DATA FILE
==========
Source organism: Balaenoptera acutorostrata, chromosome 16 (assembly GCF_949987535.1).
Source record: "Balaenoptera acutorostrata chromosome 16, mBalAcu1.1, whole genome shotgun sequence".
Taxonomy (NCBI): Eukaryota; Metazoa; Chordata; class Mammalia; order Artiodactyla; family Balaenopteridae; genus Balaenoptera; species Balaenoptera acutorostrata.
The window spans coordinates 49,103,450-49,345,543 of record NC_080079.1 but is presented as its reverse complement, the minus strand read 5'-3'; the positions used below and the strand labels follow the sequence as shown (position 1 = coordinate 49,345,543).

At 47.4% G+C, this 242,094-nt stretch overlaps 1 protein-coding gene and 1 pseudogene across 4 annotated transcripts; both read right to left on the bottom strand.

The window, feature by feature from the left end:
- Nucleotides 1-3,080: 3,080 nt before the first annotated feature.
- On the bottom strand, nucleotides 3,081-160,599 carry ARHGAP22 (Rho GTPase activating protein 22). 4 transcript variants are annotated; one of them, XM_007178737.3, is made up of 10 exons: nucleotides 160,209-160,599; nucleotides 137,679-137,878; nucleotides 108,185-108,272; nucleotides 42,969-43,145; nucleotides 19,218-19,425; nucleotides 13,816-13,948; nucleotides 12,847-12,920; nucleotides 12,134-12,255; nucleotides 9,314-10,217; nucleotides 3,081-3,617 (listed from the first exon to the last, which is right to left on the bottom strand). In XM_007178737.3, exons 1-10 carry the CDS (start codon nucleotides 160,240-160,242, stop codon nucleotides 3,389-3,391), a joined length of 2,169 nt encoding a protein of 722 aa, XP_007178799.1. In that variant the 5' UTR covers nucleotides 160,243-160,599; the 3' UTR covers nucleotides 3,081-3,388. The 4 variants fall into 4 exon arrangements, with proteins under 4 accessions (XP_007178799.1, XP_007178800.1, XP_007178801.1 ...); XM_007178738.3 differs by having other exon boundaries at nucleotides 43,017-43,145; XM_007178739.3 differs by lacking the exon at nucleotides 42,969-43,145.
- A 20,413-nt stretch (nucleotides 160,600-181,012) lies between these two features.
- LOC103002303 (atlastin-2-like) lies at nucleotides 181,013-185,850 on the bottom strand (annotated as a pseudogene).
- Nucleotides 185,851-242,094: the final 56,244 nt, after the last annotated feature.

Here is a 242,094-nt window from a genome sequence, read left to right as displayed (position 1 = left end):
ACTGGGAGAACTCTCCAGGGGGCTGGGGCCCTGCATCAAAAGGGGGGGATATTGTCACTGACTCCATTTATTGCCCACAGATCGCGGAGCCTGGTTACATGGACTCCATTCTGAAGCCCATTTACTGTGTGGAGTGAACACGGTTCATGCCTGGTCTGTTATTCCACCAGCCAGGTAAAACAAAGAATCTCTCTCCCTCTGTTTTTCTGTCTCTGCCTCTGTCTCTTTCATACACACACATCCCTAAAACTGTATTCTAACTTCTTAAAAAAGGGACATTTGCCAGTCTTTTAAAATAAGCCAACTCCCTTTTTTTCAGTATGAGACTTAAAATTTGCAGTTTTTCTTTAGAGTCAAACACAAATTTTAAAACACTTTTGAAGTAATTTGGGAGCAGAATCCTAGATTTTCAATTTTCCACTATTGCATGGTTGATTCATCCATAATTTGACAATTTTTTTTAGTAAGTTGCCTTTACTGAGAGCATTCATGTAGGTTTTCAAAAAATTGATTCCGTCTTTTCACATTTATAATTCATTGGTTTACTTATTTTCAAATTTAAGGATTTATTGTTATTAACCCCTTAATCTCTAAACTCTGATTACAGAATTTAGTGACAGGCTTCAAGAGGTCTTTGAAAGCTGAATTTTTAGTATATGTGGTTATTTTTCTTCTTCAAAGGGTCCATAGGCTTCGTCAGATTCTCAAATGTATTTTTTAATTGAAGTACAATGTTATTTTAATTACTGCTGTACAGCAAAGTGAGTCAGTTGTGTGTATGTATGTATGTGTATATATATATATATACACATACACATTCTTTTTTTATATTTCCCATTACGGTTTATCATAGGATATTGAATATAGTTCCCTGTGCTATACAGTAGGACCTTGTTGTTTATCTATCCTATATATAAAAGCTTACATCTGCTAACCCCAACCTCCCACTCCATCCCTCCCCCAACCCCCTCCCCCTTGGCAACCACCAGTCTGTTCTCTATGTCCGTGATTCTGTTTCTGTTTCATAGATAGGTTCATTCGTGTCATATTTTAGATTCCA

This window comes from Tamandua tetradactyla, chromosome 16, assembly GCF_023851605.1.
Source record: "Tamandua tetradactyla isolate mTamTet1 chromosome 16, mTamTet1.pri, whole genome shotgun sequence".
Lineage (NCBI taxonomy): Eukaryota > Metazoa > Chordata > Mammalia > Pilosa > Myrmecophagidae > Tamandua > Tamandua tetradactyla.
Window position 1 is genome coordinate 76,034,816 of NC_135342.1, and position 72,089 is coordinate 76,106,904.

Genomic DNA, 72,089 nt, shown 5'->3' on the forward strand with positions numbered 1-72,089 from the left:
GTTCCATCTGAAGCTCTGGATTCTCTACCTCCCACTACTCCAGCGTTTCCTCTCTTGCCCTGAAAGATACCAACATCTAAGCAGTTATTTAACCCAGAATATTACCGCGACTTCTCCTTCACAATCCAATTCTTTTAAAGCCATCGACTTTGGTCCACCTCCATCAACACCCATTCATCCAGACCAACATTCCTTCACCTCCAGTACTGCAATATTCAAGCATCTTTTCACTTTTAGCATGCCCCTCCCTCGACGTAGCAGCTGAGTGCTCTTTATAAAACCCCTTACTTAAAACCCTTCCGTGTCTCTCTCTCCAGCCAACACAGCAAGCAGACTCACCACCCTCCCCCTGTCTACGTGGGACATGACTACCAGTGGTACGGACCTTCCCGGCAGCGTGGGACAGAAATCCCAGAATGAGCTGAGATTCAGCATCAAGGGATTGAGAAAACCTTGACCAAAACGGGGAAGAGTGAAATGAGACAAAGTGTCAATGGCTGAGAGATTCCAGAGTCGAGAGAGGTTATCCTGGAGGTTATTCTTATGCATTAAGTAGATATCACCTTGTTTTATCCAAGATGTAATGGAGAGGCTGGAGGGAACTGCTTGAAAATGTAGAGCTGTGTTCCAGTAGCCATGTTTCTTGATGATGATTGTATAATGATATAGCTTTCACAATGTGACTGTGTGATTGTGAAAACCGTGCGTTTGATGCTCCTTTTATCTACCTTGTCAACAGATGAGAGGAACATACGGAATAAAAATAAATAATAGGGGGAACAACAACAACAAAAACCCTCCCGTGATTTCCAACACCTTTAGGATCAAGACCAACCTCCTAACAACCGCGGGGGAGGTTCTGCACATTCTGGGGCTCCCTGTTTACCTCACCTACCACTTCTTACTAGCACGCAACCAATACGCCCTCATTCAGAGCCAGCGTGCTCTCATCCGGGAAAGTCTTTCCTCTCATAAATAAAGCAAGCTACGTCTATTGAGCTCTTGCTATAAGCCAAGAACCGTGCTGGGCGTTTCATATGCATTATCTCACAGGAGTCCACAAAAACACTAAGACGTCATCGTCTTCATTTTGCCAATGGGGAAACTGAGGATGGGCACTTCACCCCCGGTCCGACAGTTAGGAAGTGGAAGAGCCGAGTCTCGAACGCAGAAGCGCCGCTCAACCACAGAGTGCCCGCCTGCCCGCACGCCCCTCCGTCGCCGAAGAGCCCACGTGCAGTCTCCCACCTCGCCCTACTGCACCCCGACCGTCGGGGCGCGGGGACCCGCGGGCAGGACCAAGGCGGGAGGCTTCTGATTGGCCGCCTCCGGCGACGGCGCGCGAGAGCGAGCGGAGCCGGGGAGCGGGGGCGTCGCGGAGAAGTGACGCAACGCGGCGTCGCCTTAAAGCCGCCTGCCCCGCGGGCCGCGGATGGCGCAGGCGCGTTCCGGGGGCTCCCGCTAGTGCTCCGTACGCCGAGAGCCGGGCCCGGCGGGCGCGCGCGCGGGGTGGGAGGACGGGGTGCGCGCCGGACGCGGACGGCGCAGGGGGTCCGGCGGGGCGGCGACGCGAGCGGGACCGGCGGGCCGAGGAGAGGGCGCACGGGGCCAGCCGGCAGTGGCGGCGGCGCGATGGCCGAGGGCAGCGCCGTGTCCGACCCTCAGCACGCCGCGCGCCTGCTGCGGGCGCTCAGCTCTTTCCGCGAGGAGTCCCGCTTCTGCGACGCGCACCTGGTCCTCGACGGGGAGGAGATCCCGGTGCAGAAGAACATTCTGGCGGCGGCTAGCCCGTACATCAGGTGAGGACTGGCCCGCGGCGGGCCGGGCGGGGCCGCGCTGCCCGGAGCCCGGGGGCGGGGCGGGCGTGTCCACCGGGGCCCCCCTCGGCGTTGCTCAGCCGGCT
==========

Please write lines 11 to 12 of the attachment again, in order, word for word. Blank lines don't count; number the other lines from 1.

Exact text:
- Nucleotides 185,851-242,094: the final 56,244 nt, after the last annotated feature.

Here is a 242,094-nt window from a genome sequence, read left to right as displayed (position 1 = left end):